Just revisited the Sears...er Willis...Tower for the first time in probably two decades. From a purely branding perspective, I have to say that I think the Tower is the most cohesively and completely branded attraction I've seen since Disney.
Not surprisingly, the brand is essentially "whoa...this is a really big building" and every touchpoint with the visitor is carefully crafted around that brand. The graphic approach begins as soon as you get in line. Shades of grey and orange, with big, bold, simple fonts and graphic representations of staggering statistics, are everywhere. From the ridiculous...how many thousands of feet of electrical wire in the building...to the sublime..."The Willis Tower is 323 Barack Obamas Tall".
...the brand is essentially "whoa...this is a really big building" and every touchpoint with the visitor is carefully crafted around that brand.
While you wait, interactive kiosks bide your time with touchscreen quizzes that instantly compare your results with the 30,000 other visitors. The obligatory introductory video presentation is simply presented but deeply informative, and is current up to and including the recent renaming.
My favorite touchpoint was the elevator ride, where a plasma screen tracks your progress as you rocket past other major buildings and structures on your way to the 103rd floor. If you weren't already convinced, by the time you get to the top, the brand is fully entrenched in your mind. Yes, it is a really big building.
Don't worry...you're perfectly safe.
The pies de resistance has to be "The Ledge". For the uninitiated, The Ledge is a big glass box that juts out about 4 feet from the west side of the Skydeck at the top of the Tower. This is the side of the building that drops straight down 1300 feet to the street below. And when I say glass, I mean glass. There is no visible supporting structure to speak of, so when you step out into it, there is nothing below you. You see your feet, and you see the street. It is an incredible visual and sensory experience as energizing as any theme park ride.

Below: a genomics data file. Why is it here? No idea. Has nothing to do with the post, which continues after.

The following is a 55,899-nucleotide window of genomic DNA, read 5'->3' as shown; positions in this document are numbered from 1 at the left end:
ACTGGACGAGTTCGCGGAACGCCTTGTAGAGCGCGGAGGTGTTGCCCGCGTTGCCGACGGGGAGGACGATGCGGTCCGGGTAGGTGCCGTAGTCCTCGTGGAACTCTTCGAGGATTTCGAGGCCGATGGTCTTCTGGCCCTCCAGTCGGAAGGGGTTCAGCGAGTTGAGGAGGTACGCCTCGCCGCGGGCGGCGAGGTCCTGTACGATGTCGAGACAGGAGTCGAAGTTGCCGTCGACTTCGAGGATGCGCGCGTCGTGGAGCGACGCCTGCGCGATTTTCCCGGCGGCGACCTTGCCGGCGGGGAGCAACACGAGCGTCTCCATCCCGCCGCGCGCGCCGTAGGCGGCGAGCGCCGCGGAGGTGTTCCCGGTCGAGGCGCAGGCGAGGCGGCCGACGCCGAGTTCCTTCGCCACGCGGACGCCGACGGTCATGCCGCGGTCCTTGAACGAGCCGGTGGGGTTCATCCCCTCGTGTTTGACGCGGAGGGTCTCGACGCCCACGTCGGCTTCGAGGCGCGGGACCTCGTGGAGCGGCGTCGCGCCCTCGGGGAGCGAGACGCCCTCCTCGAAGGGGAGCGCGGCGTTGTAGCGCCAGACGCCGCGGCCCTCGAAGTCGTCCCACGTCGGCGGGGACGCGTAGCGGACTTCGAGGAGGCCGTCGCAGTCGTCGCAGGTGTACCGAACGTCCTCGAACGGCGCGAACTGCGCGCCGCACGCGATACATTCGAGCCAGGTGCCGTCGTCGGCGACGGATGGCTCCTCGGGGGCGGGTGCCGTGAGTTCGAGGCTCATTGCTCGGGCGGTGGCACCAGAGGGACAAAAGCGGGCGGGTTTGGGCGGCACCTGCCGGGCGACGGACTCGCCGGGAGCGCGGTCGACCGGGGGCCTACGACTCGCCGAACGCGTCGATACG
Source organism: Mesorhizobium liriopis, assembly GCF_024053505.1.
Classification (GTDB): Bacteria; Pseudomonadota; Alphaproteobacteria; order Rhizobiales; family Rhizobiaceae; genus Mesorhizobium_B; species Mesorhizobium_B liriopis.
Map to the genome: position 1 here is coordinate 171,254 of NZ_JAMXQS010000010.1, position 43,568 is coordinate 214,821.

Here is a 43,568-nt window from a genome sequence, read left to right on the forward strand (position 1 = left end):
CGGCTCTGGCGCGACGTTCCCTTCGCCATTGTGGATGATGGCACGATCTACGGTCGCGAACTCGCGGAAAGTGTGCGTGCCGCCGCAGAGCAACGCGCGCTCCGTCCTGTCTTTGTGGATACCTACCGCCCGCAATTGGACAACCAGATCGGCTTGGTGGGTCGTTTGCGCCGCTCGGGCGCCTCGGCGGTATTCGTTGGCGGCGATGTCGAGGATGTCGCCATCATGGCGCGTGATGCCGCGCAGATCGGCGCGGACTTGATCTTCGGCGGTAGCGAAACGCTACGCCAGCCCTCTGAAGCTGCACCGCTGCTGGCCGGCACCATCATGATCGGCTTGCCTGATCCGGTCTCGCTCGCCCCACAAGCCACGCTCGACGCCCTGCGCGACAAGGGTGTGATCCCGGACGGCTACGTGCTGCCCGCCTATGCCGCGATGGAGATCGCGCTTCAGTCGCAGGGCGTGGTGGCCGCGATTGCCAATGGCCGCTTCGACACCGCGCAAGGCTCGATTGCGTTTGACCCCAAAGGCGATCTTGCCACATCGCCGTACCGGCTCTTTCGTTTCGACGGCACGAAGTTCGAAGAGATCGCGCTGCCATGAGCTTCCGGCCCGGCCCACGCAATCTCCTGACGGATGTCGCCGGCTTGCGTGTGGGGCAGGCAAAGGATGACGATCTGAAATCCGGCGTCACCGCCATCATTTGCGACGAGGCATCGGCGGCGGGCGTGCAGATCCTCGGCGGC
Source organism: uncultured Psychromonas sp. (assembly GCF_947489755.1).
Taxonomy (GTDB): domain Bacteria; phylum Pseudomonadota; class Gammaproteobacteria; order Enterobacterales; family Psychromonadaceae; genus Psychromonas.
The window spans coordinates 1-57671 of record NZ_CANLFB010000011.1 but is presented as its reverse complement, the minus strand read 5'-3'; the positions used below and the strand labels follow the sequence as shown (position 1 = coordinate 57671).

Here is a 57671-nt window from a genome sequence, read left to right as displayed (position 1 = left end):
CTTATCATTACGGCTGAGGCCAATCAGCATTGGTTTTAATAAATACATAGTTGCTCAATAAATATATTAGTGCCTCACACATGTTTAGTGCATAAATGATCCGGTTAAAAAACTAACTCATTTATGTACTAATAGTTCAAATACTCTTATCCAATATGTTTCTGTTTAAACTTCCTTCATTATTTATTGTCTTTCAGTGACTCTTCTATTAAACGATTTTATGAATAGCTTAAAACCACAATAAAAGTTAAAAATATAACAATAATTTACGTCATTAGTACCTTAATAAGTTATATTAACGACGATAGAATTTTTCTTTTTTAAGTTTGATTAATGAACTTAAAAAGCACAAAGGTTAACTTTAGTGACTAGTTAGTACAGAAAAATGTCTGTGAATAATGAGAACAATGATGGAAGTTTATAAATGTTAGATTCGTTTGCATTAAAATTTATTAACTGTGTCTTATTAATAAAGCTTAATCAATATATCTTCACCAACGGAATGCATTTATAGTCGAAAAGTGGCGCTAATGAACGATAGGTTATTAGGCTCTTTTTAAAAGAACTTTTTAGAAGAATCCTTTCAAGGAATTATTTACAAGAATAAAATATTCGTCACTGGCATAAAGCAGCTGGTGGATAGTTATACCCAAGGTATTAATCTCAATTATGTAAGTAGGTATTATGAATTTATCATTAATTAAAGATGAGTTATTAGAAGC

What I love about it from a branding perspective is that it pushes the brand to its extreme conclusion...it forces you to decide whether or not you will truly accept the "really big building" brand or not. Sure, the rest of the observation deck is just as high...but heck, it has a floor, roof, and walls and with a name like "Skydeck" it almost sounds like a cruise ship. The Ledge is different...a psychological and visceral experience that forces you to decide how you're going to respond. This is what the ultimate brands - Harley Davidson, Apple, Nike, Victoria's Secret - all excel at. They know they don't appeal to everyone, and that's how they want it. They want you to decide whether or not you are going to be a junkie to the brand, with all of the good and bad that goes along with it. At once they build both a loyal following and staunch opposition.
The Ledge is different...a psychological and visceral experience that forces you to decide how you're going to respond.
Crafting a meaningful brand
And so it makes me wonder how often we're willing to push our own brands to that extreme. How often do we force people to either say "yes, I'm bought in" or "no, I refuse". For small businesses or nonprofits, it's a fascinating prospect...how much are you willing to engage people...how deep are you willing to go for people to experience what you do in a visceral way. How forceful are you being in making them decide to support you or ignore you? Conversely, how much time, resources and effort do you spend dancing around the edges, playing it safe, trying to reach the largest, most benign audience possible, not wanting to put off or discourage the casual prospect?
With limited resources, small businesses and nonprofits can't afford to do that. They need advocates, not casual purchasers. They need to ignore people who complain about the temperature of the Skydeck, and pursue people who are willing stand on The Ledge and have an experience they will remember forever.
PHOTO CREDIT: Steve Botts